The defence that a statement cannot be made the subject of an action for defamation because it was made on a privileged occasion and was not made maliciously, for an improper motive. Qualified privilege covers statements made fairly in situations in which there is a legal or moral obligation to give the information and the person to whom it is given has a corresponding duty or interest to receive it (Watt v Longsdon  1 KB 130) and when someone is acting in defence of his own property or reputation. Qualified privilege also covers fair and accurate reports of public meetings and various other public proceedings. The privilege attaching to professional communications between solicitor and client is probably qualified, rather than absolute (see absolute privilege). Newspaper articles on matters of public interest, where the investigation and reporting of the issues is responsible and fair, will attract a defence of qualified privilege, if they meet a test of “responsible journalism” (Reynolds v Times Newspapers Ltd  2 AC 127 (HL); Jameel v Wall Street Journal Europe Sprl  UKHL 44,  1 AC 359). Book publishers and authors may also rely on this species of qualified privilege of responsible journalism (Michael Charman v Orion Publishing Group Ltd  EWCA Civ 972). Reportage, or neutral reporting without adoption or embellishment of the allegations or assertions being reported, will also be subject to qualified privilege (Roberts v Gable  EWCA Civ 721,  2 WLR 129.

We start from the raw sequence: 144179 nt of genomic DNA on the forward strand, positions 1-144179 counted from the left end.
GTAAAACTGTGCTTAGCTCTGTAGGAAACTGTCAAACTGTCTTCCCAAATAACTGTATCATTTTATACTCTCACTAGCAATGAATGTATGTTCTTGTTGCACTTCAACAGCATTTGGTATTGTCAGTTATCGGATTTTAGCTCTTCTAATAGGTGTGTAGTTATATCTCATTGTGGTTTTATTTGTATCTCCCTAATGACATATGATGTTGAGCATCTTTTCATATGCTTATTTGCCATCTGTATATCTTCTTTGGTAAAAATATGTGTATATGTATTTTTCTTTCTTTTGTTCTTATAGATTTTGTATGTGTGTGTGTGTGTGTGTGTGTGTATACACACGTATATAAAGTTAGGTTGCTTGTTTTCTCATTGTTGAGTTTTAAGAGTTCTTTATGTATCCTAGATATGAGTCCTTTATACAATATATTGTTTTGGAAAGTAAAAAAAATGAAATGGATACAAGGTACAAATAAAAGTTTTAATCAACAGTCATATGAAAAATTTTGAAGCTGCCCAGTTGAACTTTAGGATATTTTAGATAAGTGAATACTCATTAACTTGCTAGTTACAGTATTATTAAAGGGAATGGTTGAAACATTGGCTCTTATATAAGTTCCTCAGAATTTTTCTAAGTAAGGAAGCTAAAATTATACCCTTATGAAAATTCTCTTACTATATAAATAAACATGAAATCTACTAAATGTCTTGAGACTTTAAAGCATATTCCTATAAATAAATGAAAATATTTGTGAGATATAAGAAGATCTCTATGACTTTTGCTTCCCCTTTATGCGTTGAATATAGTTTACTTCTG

The Defamation Act 1996 lists various types of statement that are subject to qualified privilege. Schedule I Part I lists types of statement that have “qualified privilege without explanation or contradiction”: it would not be possible to sue for such statements, unless made with malice. Schedule I Part II lists types of statement that are “privileged subject to explanation or contradiction”: these statements may lose their protection if the person defamed is not given adequate opportunity to explain or contradict them.